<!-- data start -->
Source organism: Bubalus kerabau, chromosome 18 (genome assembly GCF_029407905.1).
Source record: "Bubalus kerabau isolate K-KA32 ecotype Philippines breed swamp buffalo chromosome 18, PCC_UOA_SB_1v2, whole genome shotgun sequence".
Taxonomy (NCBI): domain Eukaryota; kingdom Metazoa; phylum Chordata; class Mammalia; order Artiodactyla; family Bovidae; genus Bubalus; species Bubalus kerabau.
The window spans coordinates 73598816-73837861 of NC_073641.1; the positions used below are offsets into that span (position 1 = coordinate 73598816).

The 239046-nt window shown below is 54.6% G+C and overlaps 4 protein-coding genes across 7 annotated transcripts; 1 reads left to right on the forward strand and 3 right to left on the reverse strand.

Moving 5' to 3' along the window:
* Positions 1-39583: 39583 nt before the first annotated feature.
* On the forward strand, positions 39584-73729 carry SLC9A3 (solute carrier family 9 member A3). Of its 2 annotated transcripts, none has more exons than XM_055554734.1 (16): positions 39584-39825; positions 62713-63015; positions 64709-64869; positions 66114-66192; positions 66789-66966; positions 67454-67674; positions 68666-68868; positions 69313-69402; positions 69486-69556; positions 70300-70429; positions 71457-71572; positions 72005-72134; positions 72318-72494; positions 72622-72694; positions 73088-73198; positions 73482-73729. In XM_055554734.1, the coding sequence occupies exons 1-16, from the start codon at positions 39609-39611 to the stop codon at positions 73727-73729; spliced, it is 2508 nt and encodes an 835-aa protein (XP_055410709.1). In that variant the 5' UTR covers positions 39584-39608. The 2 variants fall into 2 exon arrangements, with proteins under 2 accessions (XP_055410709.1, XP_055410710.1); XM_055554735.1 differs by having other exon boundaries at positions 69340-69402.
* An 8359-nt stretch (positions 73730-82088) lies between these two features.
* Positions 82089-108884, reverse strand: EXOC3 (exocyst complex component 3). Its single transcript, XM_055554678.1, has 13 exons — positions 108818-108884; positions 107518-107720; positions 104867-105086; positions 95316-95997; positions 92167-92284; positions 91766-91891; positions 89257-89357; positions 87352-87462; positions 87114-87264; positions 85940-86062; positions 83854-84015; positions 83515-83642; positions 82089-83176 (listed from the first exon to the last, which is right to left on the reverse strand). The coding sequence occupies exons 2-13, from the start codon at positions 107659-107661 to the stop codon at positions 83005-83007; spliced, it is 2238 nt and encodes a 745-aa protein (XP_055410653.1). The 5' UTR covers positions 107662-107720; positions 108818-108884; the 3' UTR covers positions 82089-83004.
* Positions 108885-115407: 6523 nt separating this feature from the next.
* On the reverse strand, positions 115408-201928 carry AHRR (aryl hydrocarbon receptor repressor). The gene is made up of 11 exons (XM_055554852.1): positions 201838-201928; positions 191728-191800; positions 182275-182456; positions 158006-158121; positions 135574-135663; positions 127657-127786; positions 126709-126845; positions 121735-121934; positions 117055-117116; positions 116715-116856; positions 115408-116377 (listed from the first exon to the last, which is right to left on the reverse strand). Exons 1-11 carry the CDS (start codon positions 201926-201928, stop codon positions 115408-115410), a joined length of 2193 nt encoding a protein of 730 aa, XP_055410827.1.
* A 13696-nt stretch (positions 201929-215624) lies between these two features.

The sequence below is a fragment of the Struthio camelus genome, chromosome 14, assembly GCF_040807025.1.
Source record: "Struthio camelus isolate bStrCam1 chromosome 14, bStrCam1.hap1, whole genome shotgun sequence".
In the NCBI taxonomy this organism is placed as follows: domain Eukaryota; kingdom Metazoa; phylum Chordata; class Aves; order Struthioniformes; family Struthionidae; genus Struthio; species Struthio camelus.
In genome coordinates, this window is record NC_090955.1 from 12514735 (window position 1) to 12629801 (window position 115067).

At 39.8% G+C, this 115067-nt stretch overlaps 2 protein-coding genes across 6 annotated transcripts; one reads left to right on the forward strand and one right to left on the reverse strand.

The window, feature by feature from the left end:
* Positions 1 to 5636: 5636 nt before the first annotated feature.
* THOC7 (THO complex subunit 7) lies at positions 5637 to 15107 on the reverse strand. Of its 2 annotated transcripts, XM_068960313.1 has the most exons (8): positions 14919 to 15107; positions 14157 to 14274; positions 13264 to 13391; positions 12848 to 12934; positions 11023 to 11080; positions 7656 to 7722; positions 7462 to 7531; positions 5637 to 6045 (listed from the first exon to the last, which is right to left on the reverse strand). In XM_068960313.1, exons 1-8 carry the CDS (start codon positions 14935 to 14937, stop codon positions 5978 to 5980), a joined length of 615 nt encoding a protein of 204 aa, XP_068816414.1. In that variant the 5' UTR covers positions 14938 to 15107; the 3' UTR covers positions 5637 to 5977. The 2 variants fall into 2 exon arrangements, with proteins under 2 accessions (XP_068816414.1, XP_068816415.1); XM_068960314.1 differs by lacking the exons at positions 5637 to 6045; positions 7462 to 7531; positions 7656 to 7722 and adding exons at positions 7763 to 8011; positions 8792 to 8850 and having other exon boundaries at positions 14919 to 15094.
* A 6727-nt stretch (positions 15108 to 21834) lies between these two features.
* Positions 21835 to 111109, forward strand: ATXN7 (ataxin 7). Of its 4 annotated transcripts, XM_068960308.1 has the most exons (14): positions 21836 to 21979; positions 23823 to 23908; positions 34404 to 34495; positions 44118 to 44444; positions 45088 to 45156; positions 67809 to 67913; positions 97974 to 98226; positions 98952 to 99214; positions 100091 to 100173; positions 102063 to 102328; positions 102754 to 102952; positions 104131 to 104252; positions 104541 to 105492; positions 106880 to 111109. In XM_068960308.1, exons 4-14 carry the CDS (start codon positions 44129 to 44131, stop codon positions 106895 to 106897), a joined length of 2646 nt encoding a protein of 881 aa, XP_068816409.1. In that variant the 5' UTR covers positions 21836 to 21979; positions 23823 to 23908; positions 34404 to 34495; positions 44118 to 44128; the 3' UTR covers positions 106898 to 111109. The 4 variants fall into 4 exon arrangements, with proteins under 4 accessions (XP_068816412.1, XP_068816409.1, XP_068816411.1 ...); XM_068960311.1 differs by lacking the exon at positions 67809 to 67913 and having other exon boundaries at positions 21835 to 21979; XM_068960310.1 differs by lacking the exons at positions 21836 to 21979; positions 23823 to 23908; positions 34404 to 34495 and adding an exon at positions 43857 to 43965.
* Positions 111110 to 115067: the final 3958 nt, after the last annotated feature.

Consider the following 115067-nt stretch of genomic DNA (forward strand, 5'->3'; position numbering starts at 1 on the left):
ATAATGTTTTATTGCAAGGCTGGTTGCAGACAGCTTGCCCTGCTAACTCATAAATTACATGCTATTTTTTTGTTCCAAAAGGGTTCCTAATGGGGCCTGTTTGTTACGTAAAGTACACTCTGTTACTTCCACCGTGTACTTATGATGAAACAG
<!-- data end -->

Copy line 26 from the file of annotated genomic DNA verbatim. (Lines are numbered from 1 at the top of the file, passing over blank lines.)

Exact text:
ATAATGTTTTATTGCAAGGCTGGTTGCAGACAGCTTGCCCTGCTAACTCATAAATTACATGCTATTTTTTTGTTCCAAAAGGGTTCCTAATGGGGCCTGTTTGTTACGTAAAGTACACTCTGTTACTTCCACCGTGTACTTATGATGAAACAG